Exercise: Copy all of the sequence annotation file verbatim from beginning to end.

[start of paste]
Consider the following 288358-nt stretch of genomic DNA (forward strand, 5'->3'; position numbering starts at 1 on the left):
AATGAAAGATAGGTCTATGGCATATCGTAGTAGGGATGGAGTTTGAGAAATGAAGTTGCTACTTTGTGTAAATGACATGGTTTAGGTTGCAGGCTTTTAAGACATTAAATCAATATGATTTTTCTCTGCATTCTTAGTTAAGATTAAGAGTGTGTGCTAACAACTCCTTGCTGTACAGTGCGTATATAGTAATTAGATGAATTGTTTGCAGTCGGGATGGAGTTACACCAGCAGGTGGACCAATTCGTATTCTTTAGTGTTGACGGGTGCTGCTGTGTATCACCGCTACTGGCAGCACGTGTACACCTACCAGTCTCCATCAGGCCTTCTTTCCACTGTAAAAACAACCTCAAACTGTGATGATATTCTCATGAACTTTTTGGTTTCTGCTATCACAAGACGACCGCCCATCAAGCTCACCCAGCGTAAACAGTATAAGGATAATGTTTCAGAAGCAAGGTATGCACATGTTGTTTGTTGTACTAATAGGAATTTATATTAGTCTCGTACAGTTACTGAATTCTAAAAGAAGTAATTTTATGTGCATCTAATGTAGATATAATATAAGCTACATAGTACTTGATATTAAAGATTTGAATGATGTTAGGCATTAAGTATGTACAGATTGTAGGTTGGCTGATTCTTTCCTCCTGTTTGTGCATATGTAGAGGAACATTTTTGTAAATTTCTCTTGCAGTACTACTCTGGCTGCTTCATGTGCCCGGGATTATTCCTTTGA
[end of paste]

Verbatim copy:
Consider the following 288358-nt stretch of genomic DNA (forward strand, 5'->3'; position numbering starts at 1 on the left):
AATGAAAGATAGGTCTATGGCATATCGTAGTAGGGATGGAGTTTGAGAAATGAAGTTGCTACTTTGTGTAAATGACATGGTTTAGGTTGCAGGCTTTTAAGACATTAAATCAATATGATTTTTCTCTGCATTCTTAGTTAAGATTAAGAGTGTGTGCTAACAACTCCTTGCTGTACAGTGCGTATATAGTAATTAGATGAATTGTTTGCAGTCGGGATGGAGTTACACCAGCAGGTGGACCAATTCGTATTCTTTAGTGTTGACGGGTGCTGCTGTGTATCACCGCTACTGGCAGCACGTGTACACCTACCAGTCTCCATCAGGCCTTCTTTCCACTGTAAAAACAACCTCAAACTGTGATGATATTCTCATGAACTTTTTGGTTTCTGCTATCACAAGACGACCGCCCATCAAGCTCACCCAGCGTAAACAGTATAAGGATAATGTTTCAGAAGCAAGGTATGCACATGTTGTTTGTTGTACTAATAGGAATTTATATTAGTCTCGTACAGTTACTGAATTCTAAAAGAAGTAATTTTATGTGCATCTAATGTAGATATAATATAAGCTACATAGTACTTGATATTAAAGATTTGAATGATGTTAGGCATTAAGTATGTACAGATTGTAGGTTGGCTGATTCTTTCCTCCTGTTTGTGCATATGTAGAGGAACATTTTTGTAAATTTCTCTTGCAGTACTACTCTGGCTGCTTCATGTGCCCGGGATTATTCCTTTGA